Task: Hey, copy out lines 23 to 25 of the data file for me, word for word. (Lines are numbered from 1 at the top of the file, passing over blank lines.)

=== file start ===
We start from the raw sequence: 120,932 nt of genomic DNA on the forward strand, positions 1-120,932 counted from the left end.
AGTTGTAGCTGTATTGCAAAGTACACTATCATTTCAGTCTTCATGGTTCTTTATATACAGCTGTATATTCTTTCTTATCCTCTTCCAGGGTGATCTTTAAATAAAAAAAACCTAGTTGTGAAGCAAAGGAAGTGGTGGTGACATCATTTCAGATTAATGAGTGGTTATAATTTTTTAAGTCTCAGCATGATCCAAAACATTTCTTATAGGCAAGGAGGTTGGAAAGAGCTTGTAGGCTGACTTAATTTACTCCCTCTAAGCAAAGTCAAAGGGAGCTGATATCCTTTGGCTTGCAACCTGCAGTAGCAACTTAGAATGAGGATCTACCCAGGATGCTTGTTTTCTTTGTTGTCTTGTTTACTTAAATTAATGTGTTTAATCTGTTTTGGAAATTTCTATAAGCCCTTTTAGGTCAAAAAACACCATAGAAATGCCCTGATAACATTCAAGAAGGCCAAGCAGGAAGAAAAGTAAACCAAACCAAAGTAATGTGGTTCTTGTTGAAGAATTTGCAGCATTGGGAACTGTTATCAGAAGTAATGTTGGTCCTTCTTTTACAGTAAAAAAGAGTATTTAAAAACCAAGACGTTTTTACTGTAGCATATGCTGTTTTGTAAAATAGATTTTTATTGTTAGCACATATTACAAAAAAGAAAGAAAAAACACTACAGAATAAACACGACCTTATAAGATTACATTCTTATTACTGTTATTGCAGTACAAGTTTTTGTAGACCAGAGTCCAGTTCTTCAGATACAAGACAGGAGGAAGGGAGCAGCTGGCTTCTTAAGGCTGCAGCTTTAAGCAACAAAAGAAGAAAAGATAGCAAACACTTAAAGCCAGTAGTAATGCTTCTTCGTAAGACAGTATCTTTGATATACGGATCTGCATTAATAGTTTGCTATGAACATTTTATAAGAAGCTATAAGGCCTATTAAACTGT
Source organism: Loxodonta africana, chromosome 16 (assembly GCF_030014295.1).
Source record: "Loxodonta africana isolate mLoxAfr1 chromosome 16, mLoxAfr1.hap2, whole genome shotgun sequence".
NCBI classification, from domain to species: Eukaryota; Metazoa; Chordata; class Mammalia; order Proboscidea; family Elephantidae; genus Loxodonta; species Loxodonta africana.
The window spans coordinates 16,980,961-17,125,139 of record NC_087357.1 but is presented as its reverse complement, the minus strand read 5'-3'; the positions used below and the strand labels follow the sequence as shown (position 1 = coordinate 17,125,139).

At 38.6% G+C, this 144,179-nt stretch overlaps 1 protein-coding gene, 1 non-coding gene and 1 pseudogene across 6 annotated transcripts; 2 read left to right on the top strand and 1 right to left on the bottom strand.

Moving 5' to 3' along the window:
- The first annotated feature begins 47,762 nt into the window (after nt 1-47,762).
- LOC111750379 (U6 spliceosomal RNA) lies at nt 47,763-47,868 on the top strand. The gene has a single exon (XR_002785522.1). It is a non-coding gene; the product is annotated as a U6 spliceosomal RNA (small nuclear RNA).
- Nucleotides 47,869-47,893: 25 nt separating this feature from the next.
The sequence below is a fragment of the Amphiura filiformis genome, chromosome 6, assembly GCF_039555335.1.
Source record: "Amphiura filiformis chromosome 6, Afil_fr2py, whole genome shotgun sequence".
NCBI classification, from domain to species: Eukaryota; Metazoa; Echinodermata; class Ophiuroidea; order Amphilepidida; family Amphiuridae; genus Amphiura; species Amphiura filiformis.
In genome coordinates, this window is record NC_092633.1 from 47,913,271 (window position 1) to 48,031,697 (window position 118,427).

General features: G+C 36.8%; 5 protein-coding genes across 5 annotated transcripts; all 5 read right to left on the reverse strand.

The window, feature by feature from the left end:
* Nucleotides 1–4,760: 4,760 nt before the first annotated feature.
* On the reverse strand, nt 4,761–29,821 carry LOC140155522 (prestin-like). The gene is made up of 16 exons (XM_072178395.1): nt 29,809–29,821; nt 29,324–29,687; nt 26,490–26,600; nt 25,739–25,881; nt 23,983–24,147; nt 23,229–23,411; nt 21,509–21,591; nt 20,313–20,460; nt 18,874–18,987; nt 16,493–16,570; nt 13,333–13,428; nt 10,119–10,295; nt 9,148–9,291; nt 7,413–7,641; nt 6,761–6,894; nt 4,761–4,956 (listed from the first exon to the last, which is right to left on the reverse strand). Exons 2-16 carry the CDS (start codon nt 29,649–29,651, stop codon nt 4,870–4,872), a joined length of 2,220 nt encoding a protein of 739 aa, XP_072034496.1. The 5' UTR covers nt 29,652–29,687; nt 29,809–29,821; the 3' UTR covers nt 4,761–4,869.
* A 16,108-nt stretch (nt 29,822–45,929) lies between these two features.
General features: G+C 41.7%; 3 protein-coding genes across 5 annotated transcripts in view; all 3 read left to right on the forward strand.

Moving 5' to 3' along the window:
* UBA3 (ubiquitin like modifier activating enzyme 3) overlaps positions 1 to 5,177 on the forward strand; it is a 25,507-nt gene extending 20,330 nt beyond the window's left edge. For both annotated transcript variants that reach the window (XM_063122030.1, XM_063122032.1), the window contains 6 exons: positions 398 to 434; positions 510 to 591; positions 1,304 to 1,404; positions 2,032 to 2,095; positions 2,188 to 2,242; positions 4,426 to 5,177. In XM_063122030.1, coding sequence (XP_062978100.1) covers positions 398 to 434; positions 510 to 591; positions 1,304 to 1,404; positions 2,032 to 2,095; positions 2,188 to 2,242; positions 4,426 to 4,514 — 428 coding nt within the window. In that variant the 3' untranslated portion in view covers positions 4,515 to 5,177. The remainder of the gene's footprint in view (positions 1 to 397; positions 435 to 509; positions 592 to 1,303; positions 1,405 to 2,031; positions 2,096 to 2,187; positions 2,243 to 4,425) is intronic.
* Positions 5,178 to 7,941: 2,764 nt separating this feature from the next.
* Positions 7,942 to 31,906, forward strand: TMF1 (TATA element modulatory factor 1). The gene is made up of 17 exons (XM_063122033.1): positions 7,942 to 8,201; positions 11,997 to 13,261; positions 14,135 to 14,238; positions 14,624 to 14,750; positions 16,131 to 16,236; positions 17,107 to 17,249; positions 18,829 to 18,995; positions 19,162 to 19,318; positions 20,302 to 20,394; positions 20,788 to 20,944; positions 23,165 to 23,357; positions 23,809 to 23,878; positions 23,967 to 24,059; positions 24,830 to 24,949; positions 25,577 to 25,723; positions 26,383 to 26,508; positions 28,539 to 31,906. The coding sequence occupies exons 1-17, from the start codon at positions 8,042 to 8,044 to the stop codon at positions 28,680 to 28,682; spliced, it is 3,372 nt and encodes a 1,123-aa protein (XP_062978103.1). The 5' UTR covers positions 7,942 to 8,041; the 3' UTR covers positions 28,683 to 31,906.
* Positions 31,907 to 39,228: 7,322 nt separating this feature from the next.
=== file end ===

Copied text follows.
* UBA3 (ubiquitin like modifier activating enzyme 3) overlaps positions 1 to 5,177 on the forward strand; it is a 25,507-nt gene extending 20,330 nt beyond the window's left edge. For both annotated transcript variants that reach the window (XM_063122030.1, XM_063122032.1), the window contains 6 exons: positions 398 to 434; positions 510 to 591; positions 1,304 to 1,404; positions 2,032 to 2,095; positions 2,188 to 2,242; positions 4,426 to 5,177. In XM_063122030.1, coding sequence (XP_062978100.1) covers positions 398 to 434; positions 510 to 591; positions 1,304 to 1,404; positions 2,032 to 2,095; positions 2,188 to 2,242; positions 4,426 to 4,514 — 428 coding nt within the window. In that variant the 3' untranslated portion in view covers positions 4,515 to 5,177. The remainder of the gene's footprint in view (positions 1 to 397; positions 435 to 509; positions 592 to 1,303; positions 1,405 to 2,031; positions 2,096 to 2,187; positions 2,243 to 4,425) is intronic.
* Positions 5,178 to 7,941: 2,764 nt separating this feature from the next.
* Positions 7,942 to 31,906, forward strand: TMF1 (TATA element modulatory factor 1). The gene is made up of 17 exons (XM_063122033.1): positions 7,942 to 8,201; positions 11,997 to 13,261; positions 14,135 to 14,238; positions 14,624 to 14,750; positions 16,131 to 16,236; positions 17,107 to 17,249; positions 18,829 to 18,995; positions 19,162 to 19,318; positions 20,302 to 20,394; positions 20,788 to 20,944; positions 23,165 to 23,357; positions 23,809 to 23,878; positions 23,967 to 24,059; positions 24,830 to 24,949; positions 25,577 to 25,723; positions 26,383 to 26,508; positions 28,539 to 31,906. The coding sequence occupies exons 1-17, from the start codon at positions 8,042 to 8,044 to the stop codon at positions 28,680 to 28,682; spliced, it is 3,372 nt and encodes a 1,123-aa protein (XP_062978103.1). The 5' UTR covers positions 7,942 to 8,041; the 3' UTR covers positions 28,683 to 31,906.